On September 25, the Royal Canadian Mounted Police arrested a Canadian man for faking his involvement in the Islamic State. It’s a strange charge, but the situation is made more complicated by the fact that the man—who goes by the nom de guerre Abu Huzayfah—was the primary subject of “Caliphate” a popular New York Times podcast series about the Islamic State. In that series, Abu Huzayfah talked at length about spending time with the Islamic State and rehashed in great detail his involvement in the executions of prisoners detained by the group. It’s a complicated set of facts with a lot to unpack. Do we have any real sense of what happened? What features of the Canadian national security apparatus might have contributed to the bizarre situation? And what does the whole ordeal reveal about the challenges and pitfalls of telling stories about the war on terror?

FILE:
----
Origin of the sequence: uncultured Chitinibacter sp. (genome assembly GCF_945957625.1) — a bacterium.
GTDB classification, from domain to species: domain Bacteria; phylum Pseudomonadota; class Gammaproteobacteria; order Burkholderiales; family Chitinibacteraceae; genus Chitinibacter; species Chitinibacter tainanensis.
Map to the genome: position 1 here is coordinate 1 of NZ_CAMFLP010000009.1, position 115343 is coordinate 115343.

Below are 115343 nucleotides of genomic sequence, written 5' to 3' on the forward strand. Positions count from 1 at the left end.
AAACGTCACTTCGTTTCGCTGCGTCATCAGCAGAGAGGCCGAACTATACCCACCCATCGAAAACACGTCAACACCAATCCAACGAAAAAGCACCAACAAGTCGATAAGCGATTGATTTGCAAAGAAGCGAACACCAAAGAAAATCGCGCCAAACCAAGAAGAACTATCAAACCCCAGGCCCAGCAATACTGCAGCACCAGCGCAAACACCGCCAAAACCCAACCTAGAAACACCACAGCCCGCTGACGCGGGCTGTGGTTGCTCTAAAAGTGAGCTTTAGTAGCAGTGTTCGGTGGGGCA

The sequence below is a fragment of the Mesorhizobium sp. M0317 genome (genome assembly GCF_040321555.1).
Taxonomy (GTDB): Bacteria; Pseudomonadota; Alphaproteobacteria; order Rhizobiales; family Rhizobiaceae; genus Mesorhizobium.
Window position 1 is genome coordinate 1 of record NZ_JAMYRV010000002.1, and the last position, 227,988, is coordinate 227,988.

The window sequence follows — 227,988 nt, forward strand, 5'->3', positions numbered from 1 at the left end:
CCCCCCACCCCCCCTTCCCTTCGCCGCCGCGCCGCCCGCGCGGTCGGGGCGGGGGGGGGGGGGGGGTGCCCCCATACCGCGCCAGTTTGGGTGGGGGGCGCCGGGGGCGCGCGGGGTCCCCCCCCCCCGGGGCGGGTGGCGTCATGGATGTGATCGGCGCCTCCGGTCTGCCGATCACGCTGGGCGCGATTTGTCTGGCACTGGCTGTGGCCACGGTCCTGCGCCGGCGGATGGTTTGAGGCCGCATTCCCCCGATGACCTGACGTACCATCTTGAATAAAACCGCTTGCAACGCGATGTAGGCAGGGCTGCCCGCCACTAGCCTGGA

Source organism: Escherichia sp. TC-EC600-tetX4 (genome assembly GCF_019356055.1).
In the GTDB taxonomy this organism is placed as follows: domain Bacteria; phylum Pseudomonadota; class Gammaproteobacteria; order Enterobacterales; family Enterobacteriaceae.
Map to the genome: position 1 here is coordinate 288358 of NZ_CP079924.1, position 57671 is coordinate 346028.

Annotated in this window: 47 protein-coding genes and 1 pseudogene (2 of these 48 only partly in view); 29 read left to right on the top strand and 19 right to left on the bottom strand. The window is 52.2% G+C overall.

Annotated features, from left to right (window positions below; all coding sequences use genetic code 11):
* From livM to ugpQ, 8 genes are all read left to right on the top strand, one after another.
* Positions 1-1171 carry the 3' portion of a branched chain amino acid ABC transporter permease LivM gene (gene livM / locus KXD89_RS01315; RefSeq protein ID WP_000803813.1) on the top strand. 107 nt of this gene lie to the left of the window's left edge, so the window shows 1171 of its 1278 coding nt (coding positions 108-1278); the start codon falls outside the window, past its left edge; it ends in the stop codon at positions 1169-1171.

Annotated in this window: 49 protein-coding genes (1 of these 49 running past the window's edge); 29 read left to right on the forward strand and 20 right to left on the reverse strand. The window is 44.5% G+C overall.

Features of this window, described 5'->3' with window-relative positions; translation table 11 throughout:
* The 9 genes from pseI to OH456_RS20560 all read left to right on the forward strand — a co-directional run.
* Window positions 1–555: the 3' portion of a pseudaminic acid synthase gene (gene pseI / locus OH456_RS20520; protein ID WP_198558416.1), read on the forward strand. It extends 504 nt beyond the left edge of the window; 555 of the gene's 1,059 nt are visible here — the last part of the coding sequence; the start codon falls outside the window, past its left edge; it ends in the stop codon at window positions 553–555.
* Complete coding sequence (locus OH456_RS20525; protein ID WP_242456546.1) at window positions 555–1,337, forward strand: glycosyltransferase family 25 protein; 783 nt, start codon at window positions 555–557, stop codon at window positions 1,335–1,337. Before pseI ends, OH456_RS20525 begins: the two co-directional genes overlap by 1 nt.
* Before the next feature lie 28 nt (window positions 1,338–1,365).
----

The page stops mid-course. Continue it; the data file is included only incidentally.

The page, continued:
To talk through everything, Jacob Schulz spoke with Leah West, a lecturer at the Norman Paterson School of International Affairs at Carleton University and a fellow at the McCain Institute, and Amarnath Amarasingam, an assistant professor in the School of Religion at Queen’s University.